Avoid driv­ing dur­ing flood warn­ing

Daily Trust - - HEALTH -

f the Na­tional Weather Ser­vice in your area has is­sued a flood warn­ing, ex­perts say you should avoid driv­ing un­less ab­so­lutely nec­es­sary.

The Ready.gov web­site of­fers this ad­vice about driv­ing dur­ing a flood:

Driv­ing in just 6 inches of wa­ter can cause the car to stall, and wa­ter can be­gin to seep into the car.

A foot of wa­ter on the road will cause many ve­hi­cles to float.

Two feet of rush­ing flood wa­ter is enough to carry even pickup trucks and SUVs.

If you see a road that is flooded, do not at­tempt to drive on it. Never drive through a bar­ri­cade. Fol­low des­ig­nated evac­u­a­tion routes and do not try to take a short­cut.

Years later, people who were un­der­weight at birth, and those who were breast-fed only a short time or not at all, could be at in­creased risk for chronic in­flam­ma­tion and re­lated health prob­lems, a new study sug­gests.

Re­searchers ex­am­ined health data from 10,500 Amer­i­can adults and found that those with low birth weight and those who had lit­tle or no breast-feed­ing had higher lev­els of C-re­ac­tive protein (CRP), an in­di­ca­tor of in­flam­ma­tion.

Chronic in­flam­ma­tion is as­so­ci­ated with health risks such as di­a­betes and heart at­tack, the study au­thors noted.

The study did not find a cause-and-ef­fect re­la­tion­ship, how­ever.

The re­searchers ex­plained that it can be dif­fi­cult to de­ter­mine how birth weight and breast-feed­ing af­fect long-term health be­cause these prob­lems are more com­mon among chil­dren whose par­ents have lower lev­els of ed­u­ca­tion and in­come. This means it’s un­clear if other fac­tors play a role.

But this study in­cluded a large num­ber of sib­lings and the re­searchers found that even within the same fam­ily, birth weight and breast-feed­ing in­flu­enced the risk of in­flam­ma­tion in adult­hood.

The find­ings will be pub­lished in the jour­nal Pro­ceed­ings of the Royal So­ci­ety B.

“There were good rea­sons to hy­poth­e­size that breast-feed­ing was im­por­tant to in­flu­enc­ing lev­els of in­flam­ma­tion in adult­hood,” study au­thor Thomas McDade, a Cana­dian In­sti­tute for Ad­vanced Re­search Fel­low in the child and brain de­vel­op­ment pro­gram at North­west­ern Univer­sity, said in an in­sti­tute news re­lease.

“[Breast-feed­ing] pro­motes de­vel­op­ment of the im­mune sys­tem. Chil­dren who are breast-fed get fewer in­fec­tious dis­eases and are less likely to be­come over­weight,” he noted.

Ton­sil­lec­tomy May Spur Weight Gain in Kids, But Won’t Cause Obe­sity: Study

Some chil­dren gain weight af­ter hav­ing their ton­sils re­moved, but this weight gain is typ­i­cally con­fined to younger, un­der­weight chil­dren and doesn’t seem to add to obe­sity rates, a new study finds.

Each year in the United States, about 500,000 chil­dren have their ton­sils re­moved. In the new study, a team from Stan­ford Univer­sity School of Medicine tracked out­comes for 815 chil­dren who un­der­went ton­sil­lec­tomy.

Over­all, the chil­dren’s weight rose by an aver­age of just over 6 per­cent within 18 months of their surgery and their body mass in­dex (an es­ti­mate of body fat based on height and weight) rose an aver­age of 8 per­cent.

The largest weight in­creases oc­curred in chil­dren who were smaller and younger than age 4 at the time of surgery. Chil­dren older than age 8 gained the least weight, and chil­dren who were al­ready heav­ier be­fore their surgery did not gain weight, ac­cord­ing to the re­searchers.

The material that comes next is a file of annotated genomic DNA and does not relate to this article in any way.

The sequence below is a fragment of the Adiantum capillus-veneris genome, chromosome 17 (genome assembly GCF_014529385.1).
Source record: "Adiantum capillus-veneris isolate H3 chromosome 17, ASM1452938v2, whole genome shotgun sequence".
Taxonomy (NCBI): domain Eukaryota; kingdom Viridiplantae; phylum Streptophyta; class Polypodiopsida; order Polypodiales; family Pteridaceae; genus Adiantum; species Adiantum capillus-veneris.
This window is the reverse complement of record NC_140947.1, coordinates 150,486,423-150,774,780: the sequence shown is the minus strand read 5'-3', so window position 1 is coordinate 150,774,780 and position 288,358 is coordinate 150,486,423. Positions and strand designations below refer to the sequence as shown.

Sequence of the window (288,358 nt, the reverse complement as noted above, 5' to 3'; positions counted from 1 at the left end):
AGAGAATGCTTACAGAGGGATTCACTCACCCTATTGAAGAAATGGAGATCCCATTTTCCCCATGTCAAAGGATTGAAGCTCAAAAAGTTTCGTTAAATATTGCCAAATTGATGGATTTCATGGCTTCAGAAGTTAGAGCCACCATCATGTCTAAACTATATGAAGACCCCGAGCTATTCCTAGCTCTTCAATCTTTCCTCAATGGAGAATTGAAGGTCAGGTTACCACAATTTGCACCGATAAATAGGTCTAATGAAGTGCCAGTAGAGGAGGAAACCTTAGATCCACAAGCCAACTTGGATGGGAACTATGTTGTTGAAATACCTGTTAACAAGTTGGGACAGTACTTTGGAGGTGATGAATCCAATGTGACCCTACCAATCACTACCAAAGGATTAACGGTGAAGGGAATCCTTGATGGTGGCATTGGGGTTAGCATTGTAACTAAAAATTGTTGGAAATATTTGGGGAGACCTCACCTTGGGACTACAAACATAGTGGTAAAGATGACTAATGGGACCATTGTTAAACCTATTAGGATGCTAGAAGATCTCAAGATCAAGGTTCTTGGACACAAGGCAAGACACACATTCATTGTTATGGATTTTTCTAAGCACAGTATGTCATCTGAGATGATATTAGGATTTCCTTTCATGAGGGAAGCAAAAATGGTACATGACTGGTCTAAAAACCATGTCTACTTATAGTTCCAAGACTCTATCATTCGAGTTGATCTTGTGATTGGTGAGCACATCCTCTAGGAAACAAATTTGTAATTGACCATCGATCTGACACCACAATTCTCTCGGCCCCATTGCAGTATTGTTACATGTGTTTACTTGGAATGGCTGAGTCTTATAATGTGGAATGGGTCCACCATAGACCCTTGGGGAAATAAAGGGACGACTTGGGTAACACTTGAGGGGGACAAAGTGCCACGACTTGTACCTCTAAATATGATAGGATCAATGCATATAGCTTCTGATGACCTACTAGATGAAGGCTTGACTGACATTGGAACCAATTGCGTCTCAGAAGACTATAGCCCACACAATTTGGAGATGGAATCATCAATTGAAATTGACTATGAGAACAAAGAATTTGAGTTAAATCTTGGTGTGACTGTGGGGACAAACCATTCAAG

One ex­pert not con­nected to the study said the find­ings make sense.

“One pos­si­ble in­ter­pre­ta­tion of this clin­i­cal ob­ser­va­tion has been that some chil­dren with sig­nif­i­cant nighttime breath­ing is­sues -- like sleep ap­nea -ac­tu­ally are un­der­weight due to the in­creased work of breath­ing, or due to ob­struc­tive food aver­sions re­lated to the size of the ton­sils,” said Dr. Michael Roth­schild, clin­i­cal pro­fes­sor of oto­laryn­gol­ogy and pe­di­atrics at the Ic­ahn School of Medicine at Mount Si­nai in New York City.

“These chil­dren may move to a more ap­pro­pri­ate weight for their age and height fol­low­ing the surgery with im­proved eat­ing and sleep­ing, while chil­dren who are over­weight might not have the same de­gree of weight gain,” he said.

The study find­ings seem to bear that out -- even though many chil­dren gained weight af­ter ton­sil re­moval, there was only a small in­crease in the num­ber of chil­dren who were obese: 14.5 per­cent be­fore ver­sus 16.3 per­cent af­ter. This sug­gests that ton­sil re­moval is not as­so­ci­ated with higher obe­sity rates, the re­searchers con­cluded.

Two other ex­perts not in­volved in the study said the find­ings may be use­ful for par­ents and physi­cians.

“This study pro­vides help­ful in­for­ma­tion to par­ents try­ing to weigh the risks and ben­e­fits of surgery for their child,” said Dr. Aaron Bernard, clin­i­cal skills di­rec­tor at the Quin­nip­iac Univer­sity School of Medicine in Ham­den, Conn.

Dr. Lisa Lib­er­a­tore, an ear, nose and throat specialist at Lenox Hill Hospi­tal in New York City, agreed. She noted that the study “found that there is an in­crease in weight in some chil­dren af­ter this surgery but it was in those chil­dren who were un­der­weight and, in some cases, not thriv­ing -- this would be a good thing in those chil­dren.”

On the other hand, “in chil­dren who were obese be­fore surgery, there was no gain in weight or no wors­en­ing of their obe­sity,” Lib­er­a­tore said. She be­lieves that “par­ents and physi­cians should not avoid in­di­cated rea­sons for re­moval of the ton­sils and ade­noids for fear of caus­ing obe­sity.”

The study was pub­lished on­line April 17 in JAMA Oto­laryn­gol­ogy--Head & Neck Surgery.

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